If a teacher did this to a kid today, she'd probably be sent to Siberia to mine for quartz or something and the kid would have to go through grief counseling, but I'm pretty sure I deserved it.  Besides that, when your mother is a very active PTA parent and spends 24-7 at the school, you can't get away with anything.  (In fact, I wouldn't be surprised if my mother told her to do it.  I really was a mess.)  You might feel bad for me, but don't.  Mrs. Williams was a great teacher, and one of my favorites.  And I got to miss math that day.  I'm pretty sure it was the day we learned how to balance checkbooks, because I still don't really have that skill.  But what I do have is that little angel hovering over my shoulder telling me what I should do all.the.time.  And today it told me that I should blog.  So I am.  And I'm going to tell you the same thing I used to tell my parents every Sunday night before the diorama that I had two weeks to complete was due . . . "I promise I'll do better.  I did read the book. And math is boring!" But you know what, I always did well with writing . . . so, yeah, I'll do better.  Really.

5 comments:

  1. You and I are a bit alike... although, I'm not what I'd call disorganized or messy, but I do suffer from dyslexia and have a hell of a time balancing my check book. I also got sent to some special ed programs when I was a wee lass. Unfortunately, my classmates weren't kind about it.

    I find that you can never force organization on a person who just isn't organized. I've tried with my mother for years, but her innate scatter brainedness has defeated me.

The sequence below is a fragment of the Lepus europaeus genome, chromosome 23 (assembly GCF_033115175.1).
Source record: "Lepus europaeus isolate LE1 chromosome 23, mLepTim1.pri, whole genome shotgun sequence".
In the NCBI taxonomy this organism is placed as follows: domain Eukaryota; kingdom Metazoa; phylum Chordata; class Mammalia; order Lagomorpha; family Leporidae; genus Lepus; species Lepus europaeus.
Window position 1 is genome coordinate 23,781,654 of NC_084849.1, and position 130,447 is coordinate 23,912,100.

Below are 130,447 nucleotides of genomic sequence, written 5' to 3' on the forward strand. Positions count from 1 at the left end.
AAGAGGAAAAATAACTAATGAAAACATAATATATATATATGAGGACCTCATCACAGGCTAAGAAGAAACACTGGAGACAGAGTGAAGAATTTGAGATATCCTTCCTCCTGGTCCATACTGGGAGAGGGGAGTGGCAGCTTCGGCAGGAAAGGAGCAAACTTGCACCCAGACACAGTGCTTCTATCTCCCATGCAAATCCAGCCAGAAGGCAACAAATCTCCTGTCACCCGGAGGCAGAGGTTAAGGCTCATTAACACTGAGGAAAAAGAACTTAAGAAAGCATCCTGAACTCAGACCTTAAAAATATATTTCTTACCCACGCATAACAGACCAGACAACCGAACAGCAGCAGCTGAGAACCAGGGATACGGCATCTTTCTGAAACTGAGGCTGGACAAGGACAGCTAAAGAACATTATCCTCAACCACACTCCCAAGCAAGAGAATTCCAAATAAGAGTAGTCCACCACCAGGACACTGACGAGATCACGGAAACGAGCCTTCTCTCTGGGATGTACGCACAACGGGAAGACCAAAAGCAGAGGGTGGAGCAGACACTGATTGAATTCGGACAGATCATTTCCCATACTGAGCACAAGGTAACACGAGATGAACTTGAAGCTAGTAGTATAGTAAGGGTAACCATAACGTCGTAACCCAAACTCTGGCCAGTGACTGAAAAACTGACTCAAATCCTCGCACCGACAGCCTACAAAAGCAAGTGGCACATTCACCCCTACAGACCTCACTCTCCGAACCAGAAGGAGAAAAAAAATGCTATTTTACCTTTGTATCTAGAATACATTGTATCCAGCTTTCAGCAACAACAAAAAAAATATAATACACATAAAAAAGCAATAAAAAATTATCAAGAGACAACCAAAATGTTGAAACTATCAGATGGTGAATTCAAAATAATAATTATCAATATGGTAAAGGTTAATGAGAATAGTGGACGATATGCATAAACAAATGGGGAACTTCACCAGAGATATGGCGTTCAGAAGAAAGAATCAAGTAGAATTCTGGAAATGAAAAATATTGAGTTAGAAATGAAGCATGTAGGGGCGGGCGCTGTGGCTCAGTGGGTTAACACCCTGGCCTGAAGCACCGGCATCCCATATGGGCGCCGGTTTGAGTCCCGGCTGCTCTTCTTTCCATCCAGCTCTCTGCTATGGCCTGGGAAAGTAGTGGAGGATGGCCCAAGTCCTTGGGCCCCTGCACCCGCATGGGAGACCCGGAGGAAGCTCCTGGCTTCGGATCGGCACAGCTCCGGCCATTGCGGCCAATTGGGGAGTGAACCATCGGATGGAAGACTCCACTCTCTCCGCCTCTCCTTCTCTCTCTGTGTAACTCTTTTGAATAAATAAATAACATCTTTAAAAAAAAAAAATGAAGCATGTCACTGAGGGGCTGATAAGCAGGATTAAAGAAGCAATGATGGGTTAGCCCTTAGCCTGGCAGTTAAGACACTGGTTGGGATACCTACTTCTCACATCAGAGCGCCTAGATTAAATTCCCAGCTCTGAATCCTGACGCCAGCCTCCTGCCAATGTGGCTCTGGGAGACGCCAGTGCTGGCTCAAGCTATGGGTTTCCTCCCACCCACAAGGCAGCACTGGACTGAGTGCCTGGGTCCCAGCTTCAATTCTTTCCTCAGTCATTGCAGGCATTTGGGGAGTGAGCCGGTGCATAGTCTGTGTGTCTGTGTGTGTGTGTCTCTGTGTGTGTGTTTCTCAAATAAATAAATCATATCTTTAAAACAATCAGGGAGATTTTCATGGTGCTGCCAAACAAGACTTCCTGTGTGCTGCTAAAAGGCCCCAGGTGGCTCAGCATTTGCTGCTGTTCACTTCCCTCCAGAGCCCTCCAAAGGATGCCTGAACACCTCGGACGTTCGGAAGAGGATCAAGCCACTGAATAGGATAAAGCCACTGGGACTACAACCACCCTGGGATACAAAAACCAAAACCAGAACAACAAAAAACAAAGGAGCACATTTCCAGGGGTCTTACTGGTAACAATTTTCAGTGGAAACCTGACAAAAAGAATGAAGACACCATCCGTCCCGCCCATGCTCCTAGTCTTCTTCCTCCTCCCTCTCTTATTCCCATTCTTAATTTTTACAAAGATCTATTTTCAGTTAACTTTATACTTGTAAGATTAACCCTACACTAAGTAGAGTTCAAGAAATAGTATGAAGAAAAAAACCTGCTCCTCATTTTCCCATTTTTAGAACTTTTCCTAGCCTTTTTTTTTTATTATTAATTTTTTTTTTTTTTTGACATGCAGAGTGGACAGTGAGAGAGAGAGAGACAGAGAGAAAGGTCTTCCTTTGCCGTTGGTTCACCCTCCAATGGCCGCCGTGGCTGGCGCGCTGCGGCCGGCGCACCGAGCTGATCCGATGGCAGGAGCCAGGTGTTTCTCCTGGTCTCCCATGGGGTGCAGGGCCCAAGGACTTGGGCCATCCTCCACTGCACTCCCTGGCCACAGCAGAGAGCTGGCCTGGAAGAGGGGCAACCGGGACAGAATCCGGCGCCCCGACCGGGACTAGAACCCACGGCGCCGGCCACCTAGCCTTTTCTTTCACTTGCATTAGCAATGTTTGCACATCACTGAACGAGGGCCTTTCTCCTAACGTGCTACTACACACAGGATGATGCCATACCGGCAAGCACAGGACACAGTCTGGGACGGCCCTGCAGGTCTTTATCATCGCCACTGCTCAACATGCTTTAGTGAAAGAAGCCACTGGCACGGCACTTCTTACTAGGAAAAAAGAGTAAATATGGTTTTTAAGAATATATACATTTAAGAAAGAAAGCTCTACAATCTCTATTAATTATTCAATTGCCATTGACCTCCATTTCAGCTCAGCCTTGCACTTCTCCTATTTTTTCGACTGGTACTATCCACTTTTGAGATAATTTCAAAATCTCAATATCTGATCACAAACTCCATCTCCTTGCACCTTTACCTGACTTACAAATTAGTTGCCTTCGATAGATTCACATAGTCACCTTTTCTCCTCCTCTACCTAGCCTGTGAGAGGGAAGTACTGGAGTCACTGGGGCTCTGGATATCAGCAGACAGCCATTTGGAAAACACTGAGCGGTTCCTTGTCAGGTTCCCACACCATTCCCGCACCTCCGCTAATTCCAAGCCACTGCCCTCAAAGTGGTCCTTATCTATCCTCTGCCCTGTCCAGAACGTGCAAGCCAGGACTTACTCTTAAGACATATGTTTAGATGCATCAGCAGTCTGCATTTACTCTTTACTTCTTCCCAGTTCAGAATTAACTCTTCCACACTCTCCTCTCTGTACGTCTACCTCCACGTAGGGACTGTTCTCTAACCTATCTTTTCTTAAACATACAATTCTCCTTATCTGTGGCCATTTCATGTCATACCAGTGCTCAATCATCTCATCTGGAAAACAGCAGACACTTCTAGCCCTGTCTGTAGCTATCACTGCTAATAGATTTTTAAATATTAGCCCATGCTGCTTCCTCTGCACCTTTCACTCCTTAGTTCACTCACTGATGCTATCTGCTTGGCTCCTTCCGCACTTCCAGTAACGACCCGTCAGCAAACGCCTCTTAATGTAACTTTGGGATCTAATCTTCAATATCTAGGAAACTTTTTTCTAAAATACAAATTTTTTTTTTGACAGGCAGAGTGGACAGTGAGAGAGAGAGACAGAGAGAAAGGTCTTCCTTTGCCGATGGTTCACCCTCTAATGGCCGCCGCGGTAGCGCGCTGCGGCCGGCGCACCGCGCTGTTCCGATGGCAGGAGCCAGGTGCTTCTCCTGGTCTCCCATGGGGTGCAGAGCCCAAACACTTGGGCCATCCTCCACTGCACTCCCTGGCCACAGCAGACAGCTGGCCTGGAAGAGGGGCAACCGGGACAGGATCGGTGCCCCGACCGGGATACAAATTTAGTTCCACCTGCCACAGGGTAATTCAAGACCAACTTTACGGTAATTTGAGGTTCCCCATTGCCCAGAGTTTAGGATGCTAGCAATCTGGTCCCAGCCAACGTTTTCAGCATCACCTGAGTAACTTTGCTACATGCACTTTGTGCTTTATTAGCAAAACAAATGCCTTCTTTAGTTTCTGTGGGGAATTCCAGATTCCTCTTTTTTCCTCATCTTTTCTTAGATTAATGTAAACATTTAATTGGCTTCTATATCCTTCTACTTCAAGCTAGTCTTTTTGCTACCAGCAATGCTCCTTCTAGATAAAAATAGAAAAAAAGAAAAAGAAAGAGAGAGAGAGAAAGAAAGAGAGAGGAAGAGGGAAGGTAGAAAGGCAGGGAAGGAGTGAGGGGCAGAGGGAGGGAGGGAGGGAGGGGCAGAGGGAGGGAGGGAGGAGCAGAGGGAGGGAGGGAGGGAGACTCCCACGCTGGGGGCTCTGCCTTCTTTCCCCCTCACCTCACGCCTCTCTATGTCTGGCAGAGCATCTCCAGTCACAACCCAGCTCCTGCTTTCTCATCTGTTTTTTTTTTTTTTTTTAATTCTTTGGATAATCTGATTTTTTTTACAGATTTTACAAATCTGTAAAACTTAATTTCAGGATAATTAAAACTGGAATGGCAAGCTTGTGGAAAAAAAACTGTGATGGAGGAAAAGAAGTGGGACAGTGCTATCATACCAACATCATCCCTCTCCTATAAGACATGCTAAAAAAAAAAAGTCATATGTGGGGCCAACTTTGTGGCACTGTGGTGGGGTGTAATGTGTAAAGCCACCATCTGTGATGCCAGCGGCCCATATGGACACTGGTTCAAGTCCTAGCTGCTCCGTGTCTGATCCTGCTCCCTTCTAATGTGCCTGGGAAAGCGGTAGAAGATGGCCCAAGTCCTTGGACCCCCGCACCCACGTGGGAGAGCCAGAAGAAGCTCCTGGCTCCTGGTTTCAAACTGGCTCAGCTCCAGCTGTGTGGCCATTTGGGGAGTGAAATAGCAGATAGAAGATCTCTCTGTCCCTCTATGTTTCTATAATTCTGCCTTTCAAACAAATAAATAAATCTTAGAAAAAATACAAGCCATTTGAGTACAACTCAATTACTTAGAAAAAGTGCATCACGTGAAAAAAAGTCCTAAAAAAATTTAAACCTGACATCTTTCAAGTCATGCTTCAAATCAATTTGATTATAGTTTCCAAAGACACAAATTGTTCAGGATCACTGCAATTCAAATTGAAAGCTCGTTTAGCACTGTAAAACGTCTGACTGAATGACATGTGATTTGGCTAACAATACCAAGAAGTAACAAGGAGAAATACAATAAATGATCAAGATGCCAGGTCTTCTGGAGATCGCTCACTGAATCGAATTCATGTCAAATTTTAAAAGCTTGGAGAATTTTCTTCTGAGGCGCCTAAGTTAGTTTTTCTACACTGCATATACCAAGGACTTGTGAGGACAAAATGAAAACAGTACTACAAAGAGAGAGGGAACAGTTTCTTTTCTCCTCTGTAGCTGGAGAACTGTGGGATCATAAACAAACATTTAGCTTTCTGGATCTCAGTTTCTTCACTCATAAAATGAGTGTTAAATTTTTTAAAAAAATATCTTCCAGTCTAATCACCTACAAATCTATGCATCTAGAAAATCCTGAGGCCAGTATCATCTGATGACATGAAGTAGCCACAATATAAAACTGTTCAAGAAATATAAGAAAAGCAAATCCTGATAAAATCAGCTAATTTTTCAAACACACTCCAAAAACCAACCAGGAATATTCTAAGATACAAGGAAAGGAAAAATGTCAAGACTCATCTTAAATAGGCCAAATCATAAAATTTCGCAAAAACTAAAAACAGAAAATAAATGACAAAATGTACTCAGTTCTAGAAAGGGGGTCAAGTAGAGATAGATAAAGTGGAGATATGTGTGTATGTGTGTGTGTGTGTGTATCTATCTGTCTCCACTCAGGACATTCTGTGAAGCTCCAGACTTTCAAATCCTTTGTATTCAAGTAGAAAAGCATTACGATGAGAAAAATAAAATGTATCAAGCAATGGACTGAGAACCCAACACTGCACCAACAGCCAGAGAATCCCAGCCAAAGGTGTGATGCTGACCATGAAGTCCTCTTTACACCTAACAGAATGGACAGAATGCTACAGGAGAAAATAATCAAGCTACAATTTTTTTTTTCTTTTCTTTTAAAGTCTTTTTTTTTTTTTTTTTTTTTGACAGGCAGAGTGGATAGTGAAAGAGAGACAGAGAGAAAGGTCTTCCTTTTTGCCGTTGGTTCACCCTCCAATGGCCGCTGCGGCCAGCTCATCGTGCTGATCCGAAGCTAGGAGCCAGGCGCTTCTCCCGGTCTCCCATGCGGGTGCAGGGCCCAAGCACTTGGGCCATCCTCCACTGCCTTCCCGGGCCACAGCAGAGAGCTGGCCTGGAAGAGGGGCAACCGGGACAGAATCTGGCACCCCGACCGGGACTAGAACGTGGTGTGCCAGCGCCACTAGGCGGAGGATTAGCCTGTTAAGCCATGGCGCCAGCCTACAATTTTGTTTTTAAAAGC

I wish you luck, though. ;-)

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  2. I've pretty much resigned to the fact that I'll never be organized. But I've gotten much better at hiding it. The weird thing is, I am nutso organized about some things, whereas others I could care less. And I'm not scatterbrained...I just don't keep my stuff orderly. And my desk, unfortnately, is still a disaster.

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  3. I went to Catholic school too - was it one of those desks with the shelf under the desk top? I kind of miss those desks.

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  4. This was actually public school. The desk had like a pocket or whatever...I guess it was a shelf, but it was closed in on three sides. And I was a MESS! LOL!

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  5. I too am sooooooo cluttered. I have to be SUPER 2000% organized and put together to NOT be cluttered. Like I can't have TOO many clothes or TOO many pens or TOO MANY anything to keep it clean. Everything must have a label and a drawer or a hook or it all goes to craziness. IN law school I had labels in the bathroom that said "extra toilet paper" "hair brushes" "cleaning supplies." In my closet labels that said "underwear" "socks" "gym". This may sound crazy but sometimes having a system that someone else comes up with (in this case my best friend) and puts into place for you is the only answer. I still struggle but the system helps. Anyways, you aren't alone. Cheers, T.